His Aviation Legacy Is So Much More Than the Helicopter — Transportation History


March 5, 1923 Aviation pioneer Igor Sikorsky established the Sikorsky Aero Engineering Corporation on Long Island, thereby opening a new and significant chapter in aircraft development. Igor Sikorsky immigrated to the United States from his native Russia in 1919 with comparatively little money and no job, but a strong interest and ability when it came […]

via His Aviation Legacy Is So Much More Than the Helicopter — Transportation History

Ah Bahamas!


February brings fond memories of Bahamas…

Has it really been 5 years?

If wishes were horses, I would, I should, I might, or I already would be in the Bahamas!

Five years ago today…


Last year when we planned the Bahamas trip, we set off with a hotel reservation in Fort Pierce, FL, which by the way, we had to change since we departed one day later than planned. Of course, we did need to prepare ahead of the time: radio licenses for the aircraft as well as the pilots, decal for the aircraft, and eAPIS accounts to submit passenger manifests. That was the extent of our planning. I roughly planned what stops we would make on the outbound, so we could have a rough estimate of flight times to expect and where we would stop for fuel, food and customs. But that was it.

Continue to read the full article here

See Also:

The Bahamas Adventure
Flying to the Bahamas in the C172

Pizzas Across The Border For Controllers by Russ Niles


In a show of solidarity with their unpaid U.S. counterparts, Canadian air traffic controllers ordered pizza for FAA controllers at facilities across the U.S. over the weekend. It started with controllers in Edmonton, Alberta buying pizza for the staff in Anchorage. The movement quickly spread and by Sunday, every Canadian ATC facility had been paired with one or more U.S. tower or center to supply some free meals for them. Many of the paired centers work closely with one another handing off aircraft between them but others, like Kelowna and Reno, are far removed from each other but shared the same sentiment as those in Vancouver. Vancouver controllers posted a photo of a sign urging staff to chip in $5 each for the gesture to thank U.S. controllers “for showing up to work and keeping things safe.”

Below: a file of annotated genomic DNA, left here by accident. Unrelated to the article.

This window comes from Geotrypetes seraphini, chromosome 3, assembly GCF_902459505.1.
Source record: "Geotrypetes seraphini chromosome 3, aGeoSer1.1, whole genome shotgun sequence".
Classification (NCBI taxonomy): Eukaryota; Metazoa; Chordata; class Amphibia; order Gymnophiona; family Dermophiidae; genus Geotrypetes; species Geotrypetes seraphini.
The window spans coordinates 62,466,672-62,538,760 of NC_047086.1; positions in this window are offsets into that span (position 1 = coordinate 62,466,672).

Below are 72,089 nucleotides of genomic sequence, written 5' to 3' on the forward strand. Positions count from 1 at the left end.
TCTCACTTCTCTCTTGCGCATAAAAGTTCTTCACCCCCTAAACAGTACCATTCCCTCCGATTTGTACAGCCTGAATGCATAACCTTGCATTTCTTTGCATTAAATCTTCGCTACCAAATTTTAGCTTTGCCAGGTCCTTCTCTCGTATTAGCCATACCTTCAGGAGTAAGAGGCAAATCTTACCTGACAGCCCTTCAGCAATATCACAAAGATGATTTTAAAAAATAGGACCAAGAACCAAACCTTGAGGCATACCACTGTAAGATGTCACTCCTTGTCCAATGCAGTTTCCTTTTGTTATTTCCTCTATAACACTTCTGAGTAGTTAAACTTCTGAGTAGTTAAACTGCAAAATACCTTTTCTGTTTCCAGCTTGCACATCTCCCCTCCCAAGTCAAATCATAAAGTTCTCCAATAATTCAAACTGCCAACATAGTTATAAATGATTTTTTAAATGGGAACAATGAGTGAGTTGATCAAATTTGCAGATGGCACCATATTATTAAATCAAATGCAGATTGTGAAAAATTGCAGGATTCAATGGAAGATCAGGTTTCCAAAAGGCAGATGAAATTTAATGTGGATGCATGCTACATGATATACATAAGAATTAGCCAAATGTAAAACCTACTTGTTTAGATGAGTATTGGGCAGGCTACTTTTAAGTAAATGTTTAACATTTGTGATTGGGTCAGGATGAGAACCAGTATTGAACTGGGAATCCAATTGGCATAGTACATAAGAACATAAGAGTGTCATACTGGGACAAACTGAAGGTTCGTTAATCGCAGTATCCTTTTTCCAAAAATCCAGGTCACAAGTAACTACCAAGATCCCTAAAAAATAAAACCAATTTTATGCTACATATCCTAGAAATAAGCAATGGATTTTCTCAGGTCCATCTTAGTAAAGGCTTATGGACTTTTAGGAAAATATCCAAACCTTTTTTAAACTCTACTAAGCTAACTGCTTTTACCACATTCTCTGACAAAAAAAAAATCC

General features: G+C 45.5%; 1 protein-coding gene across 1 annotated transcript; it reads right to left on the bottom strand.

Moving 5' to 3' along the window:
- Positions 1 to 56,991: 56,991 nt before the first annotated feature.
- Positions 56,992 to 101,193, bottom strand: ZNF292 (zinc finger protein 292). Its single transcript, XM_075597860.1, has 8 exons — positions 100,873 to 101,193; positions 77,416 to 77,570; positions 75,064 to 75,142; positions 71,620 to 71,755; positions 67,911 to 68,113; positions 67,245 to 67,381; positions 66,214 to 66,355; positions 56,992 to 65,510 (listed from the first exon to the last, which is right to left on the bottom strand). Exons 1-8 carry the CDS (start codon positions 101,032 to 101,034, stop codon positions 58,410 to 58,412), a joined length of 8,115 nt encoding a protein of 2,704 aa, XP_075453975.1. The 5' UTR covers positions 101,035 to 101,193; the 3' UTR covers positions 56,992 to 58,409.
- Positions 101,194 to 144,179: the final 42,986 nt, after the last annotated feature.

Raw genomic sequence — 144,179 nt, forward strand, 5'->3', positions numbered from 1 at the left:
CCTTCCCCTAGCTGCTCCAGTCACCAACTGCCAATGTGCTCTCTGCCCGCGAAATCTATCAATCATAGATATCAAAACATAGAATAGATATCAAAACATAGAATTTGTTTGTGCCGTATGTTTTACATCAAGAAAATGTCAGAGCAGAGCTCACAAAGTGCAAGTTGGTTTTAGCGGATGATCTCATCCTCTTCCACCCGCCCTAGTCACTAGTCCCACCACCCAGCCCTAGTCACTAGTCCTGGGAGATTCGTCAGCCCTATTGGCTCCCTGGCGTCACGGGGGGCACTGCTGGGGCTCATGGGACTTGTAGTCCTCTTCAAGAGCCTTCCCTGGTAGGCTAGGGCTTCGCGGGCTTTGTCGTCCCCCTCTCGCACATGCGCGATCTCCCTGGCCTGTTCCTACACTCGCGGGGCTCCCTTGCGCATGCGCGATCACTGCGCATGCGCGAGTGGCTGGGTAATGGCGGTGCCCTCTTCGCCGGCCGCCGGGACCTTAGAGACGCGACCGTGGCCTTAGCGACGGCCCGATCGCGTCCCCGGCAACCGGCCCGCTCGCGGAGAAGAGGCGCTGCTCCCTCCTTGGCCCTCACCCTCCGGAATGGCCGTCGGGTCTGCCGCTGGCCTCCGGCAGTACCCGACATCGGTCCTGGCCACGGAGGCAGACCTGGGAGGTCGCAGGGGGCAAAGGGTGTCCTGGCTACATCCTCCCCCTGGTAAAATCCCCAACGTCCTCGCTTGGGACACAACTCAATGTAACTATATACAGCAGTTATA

Continue to read the article here.

The Day History Took Flight — Transportation History


December 17, 1903 It was the dawn of a new era. Orville and Wilbur Wright made transportation history near the North Carolina town of Kill Devil Hills (about four miles, or6.4 kilometers, south of the better-known town of Kitty Hawk) by bringing about the world’s first controlled, powered, and sustained heavier-than-air human flight. The brothers each […]

via The Day History Took Flight — Transportation History

He Didn’t Know How to Fly, But That Didn’t Stop Him — Transportation History


November 29, 1882 Aviation pioneer Henri Fabre was born in the French city of Marseille. Fabre’s advanced knowledge of science early on in life helped foster his powerful interest in human flight. With unmatched intensity, he studied and developed designs for planes and propellers. The result of Fabre’s efforts was his creation of the first […]

via He Didn’t Know How to Fly, But That Didn’t Stop Him — Transportation History

Solar-powered Odysseus drone will fly high in 2019 — Cosmic Log


Aurora Flight Sciences, a pioneer in experimental flying vehicles that became a Boeing subsidiary last year, says its solar-powered, high-altitude, long-endurance Odysseus drone will take on its first flight in the spring of 2019. Odysseus has been years in the making, part of an effort that dates back to the Daedalus Project in the 1980s, before […]

via Solar-powered Odysseus drone will fly high in 2019 — Cosmic Log